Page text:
Medicare demonstration projects: From idea to implementation

Many Medicare demos never survive tryouts, but enough have made the cut that the process might be integral to a payment system overhaul.

By Charles Fiegl — Posted Nov. 28, 2011

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Today's Medicare demonstration project might determine how physicians interact with the program tomorrow, so naturally such projects generate a lot of buzz in the health care community. Lately, some of that buzz has been about how demos might provide part of the solution for Medicare's payment problems.

At a conceptual level, Medicare demonstration projects appear well-suited to the payment reform issue. Federal officials and health professionals agree that the current fee-for-service system based on the sustainable growth rate formula is not working, but there is no consensus on what to do about it. Testing alternatives on a smaller scale could help determine how the system should be replaced without the need to commit to a concrete plan from the outset.

The American Medical Association and other physician organizations have called on lawmakers to prevent annual scheduled pay cuts to allow the Medicare agency time to test possible new payment models. Partial capitation, patient-centered medical homes and private contracting were among several ideas the AMA suggested in May that the Centers for Medicare & Medicaid Services try out.

When appropriate, the Association supports allowing these new ideas to be tested live with physician practices through demonstration projects, said AMA President Peter W. Carmel, MD. The process gives CMS the flexibility to adapt proposals and ensure the best results for patients and physicians.

"New initiatives proposed by CMS must be reviewed and tested to determine how they will affect physicians and patients before they are fully implemented," Dr. Carmel said.

Other organizations have pushed the demonstration process to serve as a payment reform test bed. Rarely, however, does one of Medicare's payment experiments become the next big thing throughout the program. Some demonstrations will offer a new benefit to patients or a new incentive to doctors. But CMS has tested scores of ideas over decades, and even many with promising results survive today as little more than archived links on the agency's website.

"They frequently inform but don't lead to new legislation or direct changes in behavior," said Gail Wilensky, PhD, a former administrator of the Medicare agency.

For a variety of reasons, Medicare's process of testing ideas has not produced the revolutionary change that's needed, Wilensky and other policy experts said. The champion for a project might leave CMS by the time a demo is completed. In other cases, political considerations might stop legislation that would authorize an expansion of a demo throughout the program.

Medicare's participating heart bypass demonstration in the 1990s often is cited as an example of a promising demo that hasn't been implemented more widely. The project bundled fees for bypass surgeries into a single, negotiated sum -- leaving hospitals and physicians free to divide payment as they saw fit and determine the best way to use the funding to care for a patient. All seven participating hospitals were able to shorten hospital stays and saved the program a combined $42 million by the end of the demo in 1996, but the concept was not taken further.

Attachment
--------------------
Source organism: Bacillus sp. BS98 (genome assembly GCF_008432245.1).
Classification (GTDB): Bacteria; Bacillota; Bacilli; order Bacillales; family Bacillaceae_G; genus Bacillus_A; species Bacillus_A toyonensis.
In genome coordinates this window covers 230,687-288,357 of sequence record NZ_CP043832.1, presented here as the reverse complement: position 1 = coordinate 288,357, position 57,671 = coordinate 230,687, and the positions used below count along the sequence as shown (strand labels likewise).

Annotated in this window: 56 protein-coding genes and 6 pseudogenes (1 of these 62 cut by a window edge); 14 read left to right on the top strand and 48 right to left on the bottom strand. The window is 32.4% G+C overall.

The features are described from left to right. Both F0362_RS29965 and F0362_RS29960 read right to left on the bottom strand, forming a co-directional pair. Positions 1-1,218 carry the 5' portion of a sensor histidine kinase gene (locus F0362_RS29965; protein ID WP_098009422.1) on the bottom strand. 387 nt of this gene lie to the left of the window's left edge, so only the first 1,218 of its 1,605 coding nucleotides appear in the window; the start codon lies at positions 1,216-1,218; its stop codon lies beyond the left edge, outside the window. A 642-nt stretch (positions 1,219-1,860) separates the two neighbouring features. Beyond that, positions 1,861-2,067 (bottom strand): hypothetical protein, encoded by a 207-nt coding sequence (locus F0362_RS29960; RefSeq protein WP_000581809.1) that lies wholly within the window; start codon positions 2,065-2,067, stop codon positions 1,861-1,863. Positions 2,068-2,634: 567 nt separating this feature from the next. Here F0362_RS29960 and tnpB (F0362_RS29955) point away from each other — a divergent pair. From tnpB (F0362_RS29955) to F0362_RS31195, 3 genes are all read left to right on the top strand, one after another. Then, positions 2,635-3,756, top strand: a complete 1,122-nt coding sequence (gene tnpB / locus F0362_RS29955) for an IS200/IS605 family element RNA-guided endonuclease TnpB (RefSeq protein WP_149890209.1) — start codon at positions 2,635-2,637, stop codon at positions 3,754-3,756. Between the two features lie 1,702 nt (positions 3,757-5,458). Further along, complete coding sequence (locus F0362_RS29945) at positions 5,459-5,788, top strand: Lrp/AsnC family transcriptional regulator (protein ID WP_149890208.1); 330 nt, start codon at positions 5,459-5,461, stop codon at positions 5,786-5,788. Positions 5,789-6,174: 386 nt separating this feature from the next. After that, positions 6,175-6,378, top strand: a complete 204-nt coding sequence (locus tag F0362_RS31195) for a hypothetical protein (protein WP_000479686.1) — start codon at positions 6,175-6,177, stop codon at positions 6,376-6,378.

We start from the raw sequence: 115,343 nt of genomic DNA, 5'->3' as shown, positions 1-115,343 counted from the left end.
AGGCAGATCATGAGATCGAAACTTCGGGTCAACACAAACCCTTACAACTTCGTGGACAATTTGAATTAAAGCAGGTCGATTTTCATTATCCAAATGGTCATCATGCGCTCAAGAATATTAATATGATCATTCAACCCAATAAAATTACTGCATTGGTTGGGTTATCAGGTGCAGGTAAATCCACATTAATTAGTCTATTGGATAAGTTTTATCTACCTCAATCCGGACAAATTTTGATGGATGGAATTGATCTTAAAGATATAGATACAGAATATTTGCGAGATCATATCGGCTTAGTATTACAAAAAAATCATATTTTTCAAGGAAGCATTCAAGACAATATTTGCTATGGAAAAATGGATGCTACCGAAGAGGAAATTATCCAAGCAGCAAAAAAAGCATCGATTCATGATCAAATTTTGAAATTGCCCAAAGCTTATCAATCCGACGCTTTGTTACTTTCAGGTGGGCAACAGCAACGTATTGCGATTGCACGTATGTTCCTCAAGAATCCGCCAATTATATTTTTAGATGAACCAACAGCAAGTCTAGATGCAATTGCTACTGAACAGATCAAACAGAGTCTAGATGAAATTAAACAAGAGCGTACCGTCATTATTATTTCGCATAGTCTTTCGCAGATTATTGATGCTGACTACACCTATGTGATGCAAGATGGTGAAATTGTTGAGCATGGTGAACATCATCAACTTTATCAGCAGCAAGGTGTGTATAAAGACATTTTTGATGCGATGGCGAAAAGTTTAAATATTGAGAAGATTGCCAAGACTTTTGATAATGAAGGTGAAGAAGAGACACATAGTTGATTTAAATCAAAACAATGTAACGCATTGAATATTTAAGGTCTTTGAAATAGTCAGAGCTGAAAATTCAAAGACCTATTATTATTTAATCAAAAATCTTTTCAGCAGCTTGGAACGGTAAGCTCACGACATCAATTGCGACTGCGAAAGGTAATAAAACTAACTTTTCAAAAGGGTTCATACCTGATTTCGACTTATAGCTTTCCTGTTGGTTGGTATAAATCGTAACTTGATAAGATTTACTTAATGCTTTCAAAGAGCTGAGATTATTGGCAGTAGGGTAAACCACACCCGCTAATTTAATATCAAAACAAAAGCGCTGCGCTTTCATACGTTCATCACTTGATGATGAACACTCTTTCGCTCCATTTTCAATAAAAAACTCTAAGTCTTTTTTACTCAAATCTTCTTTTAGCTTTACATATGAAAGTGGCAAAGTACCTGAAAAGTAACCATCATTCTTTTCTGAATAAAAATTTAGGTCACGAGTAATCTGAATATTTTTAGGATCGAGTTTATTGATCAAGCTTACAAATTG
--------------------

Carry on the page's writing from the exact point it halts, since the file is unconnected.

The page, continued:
Because some demos end up in limbo, Wilensky is an advocate for the projects having specified trigger mechanisms. If a project is shown to be successful by improving the quality, cost or efficiency of health care, it should be implemented as Medicare policy nationwide, she said.

The legacy of demonstration

Not every Medicare demonstration project fizzles out. The CMS website lists 58 demonstrations, but the Medicare program has launched many more over 40 years. Doctors work daily under the legacy of demonstration projects whether they realize it or not.

The most prominent national payment policy so far that has its roots in a demo is the hospital diagnosis-related group system, said Stuart Guterman, PhD, a health policy analyst at the Commonwealth Fund, a progressive think tank in Washington. The system was adopted by the federal government to pay for Medicare inpatient services starting in 1983.

The DRG system began as an experiment led by New Jersey in the 1980s to create more efficiency in hospitals. The project set payments based on patient diagnoses, and the results impressed officials and lawmakers in Washington. Today all hospitals are paid based on DRGs.

The Premier hospital quality improvement demonstration, which ended in 2006, was a pay-for-performance project that successfully proved that bonuses could prompt health professionals to report quality measures. The effort led to the physician quality reporting system, which has netted physicians hundreds of millions of dollars in bonuses. Quality reporting through the PQRS will be mandatory starting in 2013.

Sometimes demonstrations prove successful from the perspective of program administrators even when they are unpopular with participants. The Medicare recovery audit contractor demonstration that started in 2005, in which auditors scrutinize past claims to identify overpayments, saved the program so much money in its initial three-year run that lawmakers enacted a law expanding the RACs to all 50 states by 2010.

The physician group practice demonstration starting in 2005 has been a lightning rod for debate about whether shared-savings pay models work. In that demo, seven of the 10 participating groups achieved perfect quality reporting rates by the final year of the initial run, with others close behind. But only four groups returned enough savings to Medicare to earn bonuses.

Despite the uneven results, the demonstration was a precursor to Medicare accountable care organizations, a voluntary shared-savings initiative introduced throughout the program by CMS this year, said Vince Kuratis. He's a consultant in Boise, Idaho, who has worked with health professionals on care management issues that often are found in demos.